While video has seemingly taken over the web, there's no denying that images online are everywhere. It's hard to head to a single website without seeing an image or two, and given the vast variety of different screen resolutions out there, it can be difficult for websites and designers to get the right quality of image for their audience. Now that data allowances are a big deal once again, customers are often looking for ways to cut down on their data usage, and websites are awarded brownie points for cutting down the amount their pages use, too. The problem with this, however, is that using an image that has a smaller data footprint is often smaller in terms of resolution and therefore in quality, too. Now, Google wants their new RAISR initiative to help bridge this gap.
Over on the Google Research Blog, the team behind RAISR, or Rapid and Accurate Image Super-Resolution explain the technique. In a nutshell, the team used Machine Learning to "train" a computer algorithm to more efficiently fill in the gaps when enlarging a smaller image. Usually, when we enlarge a smaller image, things become quite blocky, and this is because traditional enlarging techniques fill in the pixels that are side-by-side each other with squares of a similar color, because it doesn't know any better. To fix this, the team gave RAISR 10,000 pairs of images, one lower-resolution and one higher-resolution, in order to give the algorithm an idea of how to fill in the gaps when enlarging those smaller images in order to keep the overall look of the image the same.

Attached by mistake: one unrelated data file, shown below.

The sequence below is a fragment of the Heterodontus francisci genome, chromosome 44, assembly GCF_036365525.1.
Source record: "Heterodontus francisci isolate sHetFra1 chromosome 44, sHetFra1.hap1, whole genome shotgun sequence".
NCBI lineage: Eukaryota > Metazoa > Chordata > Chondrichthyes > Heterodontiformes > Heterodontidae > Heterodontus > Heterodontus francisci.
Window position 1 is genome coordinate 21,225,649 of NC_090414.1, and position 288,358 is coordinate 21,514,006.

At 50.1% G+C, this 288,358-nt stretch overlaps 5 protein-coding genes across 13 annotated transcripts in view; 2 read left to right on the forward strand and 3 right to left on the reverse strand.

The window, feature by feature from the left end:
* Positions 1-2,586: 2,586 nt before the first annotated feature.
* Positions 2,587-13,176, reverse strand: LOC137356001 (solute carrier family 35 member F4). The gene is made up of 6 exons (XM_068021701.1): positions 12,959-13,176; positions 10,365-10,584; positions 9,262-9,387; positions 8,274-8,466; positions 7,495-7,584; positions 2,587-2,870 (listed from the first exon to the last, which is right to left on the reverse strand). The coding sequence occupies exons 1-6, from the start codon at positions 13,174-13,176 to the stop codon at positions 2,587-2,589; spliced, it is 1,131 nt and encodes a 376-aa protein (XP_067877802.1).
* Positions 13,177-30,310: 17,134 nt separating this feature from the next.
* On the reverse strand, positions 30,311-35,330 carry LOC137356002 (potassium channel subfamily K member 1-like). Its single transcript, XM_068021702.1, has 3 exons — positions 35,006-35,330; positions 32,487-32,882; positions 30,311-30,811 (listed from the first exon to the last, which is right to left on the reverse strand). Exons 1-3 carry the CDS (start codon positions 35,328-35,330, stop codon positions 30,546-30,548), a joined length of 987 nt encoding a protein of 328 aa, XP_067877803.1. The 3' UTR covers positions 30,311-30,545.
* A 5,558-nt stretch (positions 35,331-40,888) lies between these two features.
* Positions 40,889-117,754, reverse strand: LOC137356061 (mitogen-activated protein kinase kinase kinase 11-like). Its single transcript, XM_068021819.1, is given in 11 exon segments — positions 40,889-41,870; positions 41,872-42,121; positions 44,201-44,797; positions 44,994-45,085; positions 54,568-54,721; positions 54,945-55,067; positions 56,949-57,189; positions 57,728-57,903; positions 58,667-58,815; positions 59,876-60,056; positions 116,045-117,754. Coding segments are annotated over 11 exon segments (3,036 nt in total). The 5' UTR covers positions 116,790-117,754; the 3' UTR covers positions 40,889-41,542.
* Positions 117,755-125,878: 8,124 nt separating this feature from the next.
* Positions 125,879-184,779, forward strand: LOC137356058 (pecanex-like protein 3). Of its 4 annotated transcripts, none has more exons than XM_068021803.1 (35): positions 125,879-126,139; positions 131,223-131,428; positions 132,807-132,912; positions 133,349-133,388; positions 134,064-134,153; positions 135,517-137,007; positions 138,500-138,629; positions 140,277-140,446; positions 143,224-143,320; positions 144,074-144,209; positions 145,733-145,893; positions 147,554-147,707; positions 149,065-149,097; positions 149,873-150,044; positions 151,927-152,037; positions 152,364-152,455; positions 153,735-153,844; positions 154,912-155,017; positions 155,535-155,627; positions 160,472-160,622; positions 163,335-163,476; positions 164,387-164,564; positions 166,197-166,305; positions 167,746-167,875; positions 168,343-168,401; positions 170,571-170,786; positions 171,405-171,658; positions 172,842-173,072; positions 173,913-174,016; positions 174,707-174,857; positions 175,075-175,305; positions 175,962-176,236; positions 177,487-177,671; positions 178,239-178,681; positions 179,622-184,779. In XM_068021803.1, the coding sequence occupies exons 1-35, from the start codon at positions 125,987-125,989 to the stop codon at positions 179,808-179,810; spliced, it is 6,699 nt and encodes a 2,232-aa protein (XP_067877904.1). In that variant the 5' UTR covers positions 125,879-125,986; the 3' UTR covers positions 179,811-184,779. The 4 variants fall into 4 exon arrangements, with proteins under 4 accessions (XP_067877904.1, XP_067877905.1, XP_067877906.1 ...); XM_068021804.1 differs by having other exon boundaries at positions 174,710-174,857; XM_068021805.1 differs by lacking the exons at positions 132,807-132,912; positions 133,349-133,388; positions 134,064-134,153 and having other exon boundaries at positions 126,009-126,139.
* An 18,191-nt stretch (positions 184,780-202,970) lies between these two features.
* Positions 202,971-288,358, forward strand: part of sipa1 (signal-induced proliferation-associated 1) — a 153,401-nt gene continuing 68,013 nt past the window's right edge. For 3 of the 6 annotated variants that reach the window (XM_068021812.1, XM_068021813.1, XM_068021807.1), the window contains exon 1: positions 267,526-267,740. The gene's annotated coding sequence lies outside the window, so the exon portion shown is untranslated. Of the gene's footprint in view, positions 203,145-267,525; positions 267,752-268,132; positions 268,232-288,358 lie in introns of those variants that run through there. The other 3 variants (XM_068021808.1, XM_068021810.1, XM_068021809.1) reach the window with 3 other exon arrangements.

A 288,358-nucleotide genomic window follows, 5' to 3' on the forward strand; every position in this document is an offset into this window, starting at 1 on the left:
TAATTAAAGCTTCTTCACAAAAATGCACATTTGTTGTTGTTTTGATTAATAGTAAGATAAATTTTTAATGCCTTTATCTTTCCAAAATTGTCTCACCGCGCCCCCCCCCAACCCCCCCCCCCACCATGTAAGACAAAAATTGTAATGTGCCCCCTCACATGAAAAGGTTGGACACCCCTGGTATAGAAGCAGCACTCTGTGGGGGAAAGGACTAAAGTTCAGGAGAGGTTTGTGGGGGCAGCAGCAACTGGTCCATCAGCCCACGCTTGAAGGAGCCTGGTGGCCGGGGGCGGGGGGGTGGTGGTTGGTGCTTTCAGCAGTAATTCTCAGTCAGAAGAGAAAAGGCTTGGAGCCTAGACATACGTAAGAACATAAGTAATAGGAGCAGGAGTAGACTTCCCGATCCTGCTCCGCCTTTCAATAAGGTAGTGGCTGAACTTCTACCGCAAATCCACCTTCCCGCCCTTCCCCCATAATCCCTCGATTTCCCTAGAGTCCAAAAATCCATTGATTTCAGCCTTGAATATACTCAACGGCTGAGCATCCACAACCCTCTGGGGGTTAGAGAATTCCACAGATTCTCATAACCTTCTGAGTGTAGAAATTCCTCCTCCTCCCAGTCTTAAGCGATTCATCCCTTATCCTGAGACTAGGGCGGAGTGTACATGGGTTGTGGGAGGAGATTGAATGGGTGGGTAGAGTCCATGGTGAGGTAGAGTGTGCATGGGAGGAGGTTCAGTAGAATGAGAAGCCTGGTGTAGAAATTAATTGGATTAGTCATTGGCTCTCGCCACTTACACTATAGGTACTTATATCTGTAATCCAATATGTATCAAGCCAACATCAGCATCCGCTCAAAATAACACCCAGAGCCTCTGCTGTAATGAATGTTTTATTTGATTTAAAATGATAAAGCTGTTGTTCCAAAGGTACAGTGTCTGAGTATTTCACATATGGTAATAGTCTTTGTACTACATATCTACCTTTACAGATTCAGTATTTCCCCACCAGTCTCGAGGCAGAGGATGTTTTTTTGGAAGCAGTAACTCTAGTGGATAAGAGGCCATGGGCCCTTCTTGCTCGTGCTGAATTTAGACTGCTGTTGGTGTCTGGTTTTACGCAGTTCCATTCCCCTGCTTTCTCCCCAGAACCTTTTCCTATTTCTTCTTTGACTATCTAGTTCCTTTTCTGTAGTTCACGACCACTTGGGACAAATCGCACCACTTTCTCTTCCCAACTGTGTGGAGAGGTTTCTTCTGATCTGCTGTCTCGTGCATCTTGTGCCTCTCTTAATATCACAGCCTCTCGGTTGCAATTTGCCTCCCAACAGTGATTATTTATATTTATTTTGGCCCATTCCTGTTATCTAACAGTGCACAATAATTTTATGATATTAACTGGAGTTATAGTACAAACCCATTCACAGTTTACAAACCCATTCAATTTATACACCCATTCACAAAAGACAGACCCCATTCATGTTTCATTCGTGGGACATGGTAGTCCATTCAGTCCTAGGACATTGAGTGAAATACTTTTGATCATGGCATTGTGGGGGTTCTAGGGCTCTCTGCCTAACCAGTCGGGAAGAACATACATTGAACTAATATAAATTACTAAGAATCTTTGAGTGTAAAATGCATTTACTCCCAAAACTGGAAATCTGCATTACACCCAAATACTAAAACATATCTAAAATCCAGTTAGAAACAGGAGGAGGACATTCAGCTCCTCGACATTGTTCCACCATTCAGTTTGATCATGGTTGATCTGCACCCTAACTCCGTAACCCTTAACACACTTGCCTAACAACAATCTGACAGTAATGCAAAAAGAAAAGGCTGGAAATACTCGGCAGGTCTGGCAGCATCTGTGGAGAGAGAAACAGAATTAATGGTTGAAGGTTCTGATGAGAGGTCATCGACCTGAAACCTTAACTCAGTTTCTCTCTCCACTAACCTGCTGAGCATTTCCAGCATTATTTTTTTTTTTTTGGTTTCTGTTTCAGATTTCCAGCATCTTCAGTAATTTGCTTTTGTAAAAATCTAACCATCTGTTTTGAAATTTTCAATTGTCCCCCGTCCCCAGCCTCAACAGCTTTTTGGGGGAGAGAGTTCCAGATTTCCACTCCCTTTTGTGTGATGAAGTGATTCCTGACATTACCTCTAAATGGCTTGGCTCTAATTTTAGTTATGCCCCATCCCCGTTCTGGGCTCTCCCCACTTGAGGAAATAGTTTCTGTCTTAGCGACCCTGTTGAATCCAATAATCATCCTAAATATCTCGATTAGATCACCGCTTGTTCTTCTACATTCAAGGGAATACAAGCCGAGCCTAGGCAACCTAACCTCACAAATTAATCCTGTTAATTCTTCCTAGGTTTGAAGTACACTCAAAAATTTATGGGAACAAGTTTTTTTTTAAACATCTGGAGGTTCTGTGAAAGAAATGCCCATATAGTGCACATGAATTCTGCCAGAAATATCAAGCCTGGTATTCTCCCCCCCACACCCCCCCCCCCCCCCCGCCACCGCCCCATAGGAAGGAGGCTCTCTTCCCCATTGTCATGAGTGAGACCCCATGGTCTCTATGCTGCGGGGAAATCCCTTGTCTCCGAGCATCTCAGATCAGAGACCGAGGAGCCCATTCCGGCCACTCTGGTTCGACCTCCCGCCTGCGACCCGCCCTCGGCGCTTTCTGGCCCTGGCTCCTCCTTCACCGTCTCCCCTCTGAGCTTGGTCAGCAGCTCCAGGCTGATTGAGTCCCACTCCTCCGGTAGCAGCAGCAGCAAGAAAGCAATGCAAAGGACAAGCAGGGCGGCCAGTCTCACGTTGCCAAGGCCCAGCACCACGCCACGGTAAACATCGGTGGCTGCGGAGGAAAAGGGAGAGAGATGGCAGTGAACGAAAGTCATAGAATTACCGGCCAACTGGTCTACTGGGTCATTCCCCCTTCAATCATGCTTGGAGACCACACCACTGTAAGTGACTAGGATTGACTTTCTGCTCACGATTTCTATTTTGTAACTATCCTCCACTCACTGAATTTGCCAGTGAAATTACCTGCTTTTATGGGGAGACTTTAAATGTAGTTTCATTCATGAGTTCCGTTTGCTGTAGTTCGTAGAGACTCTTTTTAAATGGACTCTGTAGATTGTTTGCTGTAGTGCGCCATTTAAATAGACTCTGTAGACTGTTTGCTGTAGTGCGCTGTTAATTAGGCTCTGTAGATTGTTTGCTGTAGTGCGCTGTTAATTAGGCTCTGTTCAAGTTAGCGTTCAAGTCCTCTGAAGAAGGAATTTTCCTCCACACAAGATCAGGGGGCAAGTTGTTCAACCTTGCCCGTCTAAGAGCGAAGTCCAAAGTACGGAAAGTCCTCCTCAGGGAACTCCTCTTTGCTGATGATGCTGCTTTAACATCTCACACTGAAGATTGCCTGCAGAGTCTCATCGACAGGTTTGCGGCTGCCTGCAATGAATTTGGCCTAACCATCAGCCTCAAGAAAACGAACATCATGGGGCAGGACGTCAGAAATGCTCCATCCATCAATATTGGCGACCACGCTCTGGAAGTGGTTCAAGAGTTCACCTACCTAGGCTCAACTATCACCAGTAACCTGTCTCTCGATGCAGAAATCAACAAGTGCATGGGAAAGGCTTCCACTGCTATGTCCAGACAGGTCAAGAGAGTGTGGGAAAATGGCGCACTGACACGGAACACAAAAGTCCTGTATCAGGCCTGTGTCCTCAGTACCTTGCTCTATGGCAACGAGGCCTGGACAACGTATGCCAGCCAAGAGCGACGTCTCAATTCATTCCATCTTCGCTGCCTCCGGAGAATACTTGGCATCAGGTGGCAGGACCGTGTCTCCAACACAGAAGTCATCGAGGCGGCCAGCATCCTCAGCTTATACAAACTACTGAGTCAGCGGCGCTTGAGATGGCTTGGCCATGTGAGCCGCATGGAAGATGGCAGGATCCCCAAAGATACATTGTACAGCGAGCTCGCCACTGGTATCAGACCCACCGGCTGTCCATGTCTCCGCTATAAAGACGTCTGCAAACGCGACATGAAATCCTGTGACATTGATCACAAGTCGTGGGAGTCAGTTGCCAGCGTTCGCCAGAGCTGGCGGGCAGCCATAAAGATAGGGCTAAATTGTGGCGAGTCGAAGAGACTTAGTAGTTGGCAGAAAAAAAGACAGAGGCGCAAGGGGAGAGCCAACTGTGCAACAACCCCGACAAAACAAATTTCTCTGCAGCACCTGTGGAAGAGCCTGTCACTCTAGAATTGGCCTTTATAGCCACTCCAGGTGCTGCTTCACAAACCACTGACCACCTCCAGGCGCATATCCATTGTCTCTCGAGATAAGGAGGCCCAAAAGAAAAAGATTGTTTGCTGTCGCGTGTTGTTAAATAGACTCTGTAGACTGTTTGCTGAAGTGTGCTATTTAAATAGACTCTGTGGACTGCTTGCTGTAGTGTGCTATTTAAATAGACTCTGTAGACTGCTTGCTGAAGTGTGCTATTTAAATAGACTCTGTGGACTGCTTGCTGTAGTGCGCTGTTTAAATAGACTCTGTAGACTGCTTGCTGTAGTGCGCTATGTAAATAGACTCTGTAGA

Super-resolution techniques like these have come a long, long way and Google's RAISR has become something a filter that has a pair of methods it has been trained to use. Both of which - as we can see below - do a great job of improving the overall quality of an enlarged image without using any more data, even if the result can appear a little "soft" in some cases.
The source link below goes into a lot of detail about the new project, and while this might seem like the strange lab stuff we never see in the real world, there are so many real wolrd applications for this. Imagine responsive design on different screen resolutions delivering a great experience no matter the size or resolution of the display, without having to use large and data-heavy images for assets? It could lead to improved magnification of older photographs to get a better look at the past, and it could lead to improvements in photo editing software on our smartphones, too.